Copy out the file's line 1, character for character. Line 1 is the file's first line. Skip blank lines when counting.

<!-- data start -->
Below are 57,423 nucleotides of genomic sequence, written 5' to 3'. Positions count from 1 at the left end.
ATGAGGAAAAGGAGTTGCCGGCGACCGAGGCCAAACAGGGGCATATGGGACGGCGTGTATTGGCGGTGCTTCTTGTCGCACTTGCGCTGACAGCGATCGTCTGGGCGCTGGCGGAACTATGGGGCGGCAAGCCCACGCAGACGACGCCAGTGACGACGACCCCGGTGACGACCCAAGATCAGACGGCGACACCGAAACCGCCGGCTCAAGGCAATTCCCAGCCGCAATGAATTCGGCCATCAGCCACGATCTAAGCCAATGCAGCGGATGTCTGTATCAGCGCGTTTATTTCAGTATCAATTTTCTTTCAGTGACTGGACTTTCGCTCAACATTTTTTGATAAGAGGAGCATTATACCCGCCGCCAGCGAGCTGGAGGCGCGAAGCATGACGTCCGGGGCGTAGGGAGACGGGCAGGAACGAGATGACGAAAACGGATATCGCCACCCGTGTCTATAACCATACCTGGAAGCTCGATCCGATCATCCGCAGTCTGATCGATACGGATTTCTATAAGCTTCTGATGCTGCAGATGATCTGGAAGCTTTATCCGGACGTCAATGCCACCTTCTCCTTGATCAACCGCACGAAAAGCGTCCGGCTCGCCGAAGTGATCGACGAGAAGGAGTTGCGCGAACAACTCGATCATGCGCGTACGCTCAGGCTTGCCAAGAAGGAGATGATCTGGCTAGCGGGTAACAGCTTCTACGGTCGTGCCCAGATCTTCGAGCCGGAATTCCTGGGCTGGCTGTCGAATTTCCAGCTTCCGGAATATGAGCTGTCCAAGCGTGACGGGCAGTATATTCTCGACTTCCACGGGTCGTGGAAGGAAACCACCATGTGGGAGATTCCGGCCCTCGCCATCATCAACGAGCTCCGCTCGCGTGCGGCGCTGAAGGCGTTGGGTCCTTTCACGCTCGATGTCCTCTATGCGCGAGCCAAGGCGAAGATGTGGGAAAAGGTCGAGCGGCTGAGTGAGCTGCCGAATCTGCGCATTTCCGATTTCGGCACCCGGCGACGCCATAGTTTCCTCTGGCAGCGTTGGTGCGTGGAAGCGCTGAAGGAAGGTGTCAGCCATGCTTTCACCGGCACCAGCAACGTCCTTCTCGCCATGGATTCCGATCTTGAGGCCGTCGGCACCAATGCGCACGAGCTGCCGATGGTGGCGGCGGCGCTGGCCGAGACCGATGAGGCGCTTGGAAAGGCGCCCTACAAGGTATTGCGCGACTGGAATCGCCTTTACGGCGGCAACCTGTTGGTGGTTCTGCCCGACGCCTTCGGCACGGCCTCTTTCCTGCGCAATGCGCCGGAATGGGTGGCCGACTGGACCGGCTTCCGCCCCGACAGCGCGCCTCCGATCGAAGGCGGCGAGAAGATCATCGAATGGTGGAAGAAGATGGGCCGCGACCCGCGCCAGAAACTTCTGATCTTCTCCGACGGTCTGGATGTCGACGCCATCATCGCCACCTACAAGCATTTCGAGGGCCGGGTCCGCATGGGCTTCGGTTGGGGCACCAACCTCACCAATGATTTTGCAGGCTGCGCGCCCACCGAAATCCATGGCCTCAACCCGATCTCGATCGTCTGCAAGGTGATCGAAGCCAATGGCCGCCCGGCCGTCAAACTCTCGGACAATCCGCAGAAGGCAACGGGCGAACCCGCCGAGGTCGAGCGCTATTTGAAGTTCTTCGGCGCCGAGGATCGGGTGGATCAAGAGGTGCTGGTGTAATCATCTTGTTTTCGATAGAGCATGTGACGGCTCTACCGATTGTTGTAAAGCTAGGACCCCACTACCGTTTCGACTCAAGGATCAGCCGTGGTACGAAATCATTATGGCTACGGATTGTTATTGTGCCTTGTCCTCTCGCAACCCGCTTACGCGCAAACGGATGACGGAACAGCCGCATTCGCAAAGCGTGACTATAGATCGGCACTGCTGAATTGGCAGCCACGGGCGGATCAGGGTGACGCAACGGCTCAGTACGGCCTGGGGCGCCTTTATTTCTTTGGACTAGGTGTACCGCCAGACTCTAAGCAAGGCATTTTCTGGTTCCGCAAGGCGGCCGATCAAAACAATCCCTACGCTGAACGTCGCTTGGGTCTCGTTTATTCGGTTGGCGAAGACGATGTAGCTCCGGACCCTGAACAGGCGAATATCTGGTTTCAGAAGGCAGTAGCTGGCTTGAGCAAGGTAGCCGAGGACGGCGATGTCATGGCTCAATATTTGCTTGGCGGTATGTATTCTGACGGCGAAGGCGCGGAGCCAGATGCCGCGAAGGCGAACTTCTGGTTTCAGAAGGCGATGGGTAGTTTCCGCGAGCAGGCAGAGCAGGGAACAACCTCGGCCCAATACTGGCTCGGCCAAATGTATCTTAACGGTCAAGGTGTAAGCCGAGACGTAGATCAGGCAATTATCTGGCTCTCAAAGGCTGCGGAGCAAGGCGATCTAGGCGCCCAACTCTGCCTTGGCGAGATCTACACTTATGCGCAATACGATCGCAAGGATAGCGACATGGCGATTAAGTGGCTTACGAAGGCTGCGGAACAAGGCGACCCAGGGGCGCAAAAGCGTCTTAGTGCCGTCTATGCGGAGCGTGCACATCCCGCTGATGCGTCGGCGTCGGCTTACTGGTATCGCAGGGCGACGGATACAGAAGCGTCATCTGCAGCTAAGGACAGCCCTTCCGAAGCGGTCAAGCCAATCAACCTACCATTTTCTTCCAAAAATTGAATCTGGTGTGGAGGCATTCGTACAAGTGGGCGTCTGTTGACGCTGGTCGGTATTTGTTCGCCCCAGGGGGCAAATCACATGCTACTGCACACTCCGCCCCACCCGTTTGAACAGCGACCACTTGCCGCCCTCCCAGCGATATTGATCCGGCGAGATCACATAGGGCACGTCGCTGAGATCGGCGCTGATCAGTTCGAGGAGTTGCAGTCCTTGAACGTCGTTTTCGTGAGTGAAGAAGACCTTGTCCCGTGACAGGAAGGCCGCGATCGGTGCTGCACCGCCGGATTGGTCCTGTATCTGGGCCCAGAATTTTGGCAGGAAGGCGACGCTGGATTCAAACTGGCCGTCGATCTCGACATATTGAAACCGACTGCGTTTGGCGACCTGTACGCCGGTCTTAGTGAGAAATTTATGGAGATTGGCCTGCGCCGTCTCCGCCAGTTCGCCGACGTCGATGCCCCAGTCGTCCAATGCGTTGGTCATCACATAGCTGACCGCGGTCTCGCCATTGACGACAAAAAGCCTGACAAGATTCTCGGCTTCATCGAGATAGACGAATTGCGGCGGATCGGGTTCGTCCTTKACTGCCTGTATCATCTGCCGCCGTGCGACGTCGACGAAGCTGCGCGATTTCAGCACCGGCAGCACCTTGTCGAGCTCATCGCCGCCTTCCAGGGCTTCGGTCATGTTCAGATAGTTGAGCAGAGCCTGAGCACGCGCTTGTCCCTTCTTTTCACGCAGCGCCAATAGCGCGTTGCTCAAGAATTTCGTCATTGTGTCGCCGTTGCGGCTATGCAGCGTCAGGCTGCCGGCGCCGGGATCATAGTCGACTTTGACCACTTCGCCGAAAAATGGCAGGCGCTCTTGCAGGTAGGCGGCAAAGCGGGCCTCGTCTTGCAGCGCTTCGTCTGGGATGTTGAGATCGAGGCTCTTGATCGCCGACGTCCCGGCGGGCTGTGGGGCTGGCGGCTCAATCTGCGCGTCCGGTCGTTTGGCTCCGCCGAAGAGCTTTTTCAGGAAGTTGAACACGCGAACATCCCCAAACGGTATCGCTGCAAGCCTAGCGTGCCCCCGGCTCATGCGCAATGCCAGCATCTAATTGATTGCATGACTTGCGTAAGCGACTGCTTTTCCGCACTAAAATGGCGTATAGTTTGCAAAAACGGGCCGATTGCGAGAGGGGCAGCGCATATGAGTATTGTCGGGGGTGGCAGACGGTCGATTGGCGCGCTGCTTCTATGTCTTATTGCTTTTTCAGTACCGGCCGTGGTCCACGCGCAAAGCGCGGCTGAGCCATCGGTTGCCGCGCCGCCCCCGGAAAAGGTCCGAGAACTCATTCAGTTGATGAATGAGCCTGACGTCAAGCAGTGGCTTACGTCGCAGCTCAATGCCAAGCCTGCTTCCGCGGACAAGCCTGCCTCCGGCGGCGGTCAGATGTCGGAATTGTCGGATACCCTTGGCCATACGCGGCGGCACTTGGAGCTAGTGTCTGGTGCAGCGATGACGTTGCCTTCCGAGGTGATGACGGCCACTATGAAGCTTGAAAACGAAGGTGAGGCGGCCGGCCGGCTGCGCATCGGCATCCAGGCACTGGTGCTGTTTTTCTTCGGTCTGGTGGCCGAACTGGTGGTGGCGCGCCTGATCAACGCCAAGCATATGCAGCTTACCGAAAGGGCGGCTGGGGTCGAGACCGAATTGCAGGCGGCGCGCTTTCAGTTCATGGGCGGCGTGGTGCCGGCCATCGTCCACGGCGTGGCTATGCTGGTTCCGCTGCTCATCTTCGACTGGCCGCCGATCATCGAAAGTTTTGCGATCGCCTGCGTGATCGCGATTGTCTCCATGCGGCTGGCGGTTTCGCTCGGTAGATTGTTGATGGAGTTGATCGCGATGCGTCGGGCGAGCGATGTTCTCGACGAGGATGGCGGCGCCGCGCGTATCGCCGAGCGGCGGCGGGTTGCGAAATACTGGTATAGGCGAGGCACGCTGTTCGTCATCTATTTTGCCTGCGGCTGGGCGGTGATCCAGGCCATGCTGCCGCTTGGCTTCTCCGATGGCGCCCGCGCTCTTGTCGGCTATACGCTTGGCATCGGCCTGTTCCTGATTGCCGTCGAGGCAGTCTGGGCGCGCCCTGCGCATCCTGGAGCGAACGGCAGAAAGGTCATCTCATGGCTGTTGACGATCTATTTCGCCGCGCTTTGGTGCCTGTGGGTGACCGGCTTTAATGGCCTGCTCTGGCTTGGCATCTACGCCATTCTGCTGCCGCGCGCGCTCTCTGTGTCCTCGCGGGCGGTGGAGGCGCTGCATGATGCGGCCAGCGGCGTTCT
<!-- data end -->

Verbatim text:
Below are 57,423 nucleotides of genomic sequence, written 5' to 3'. Positions count from 1 at the left end.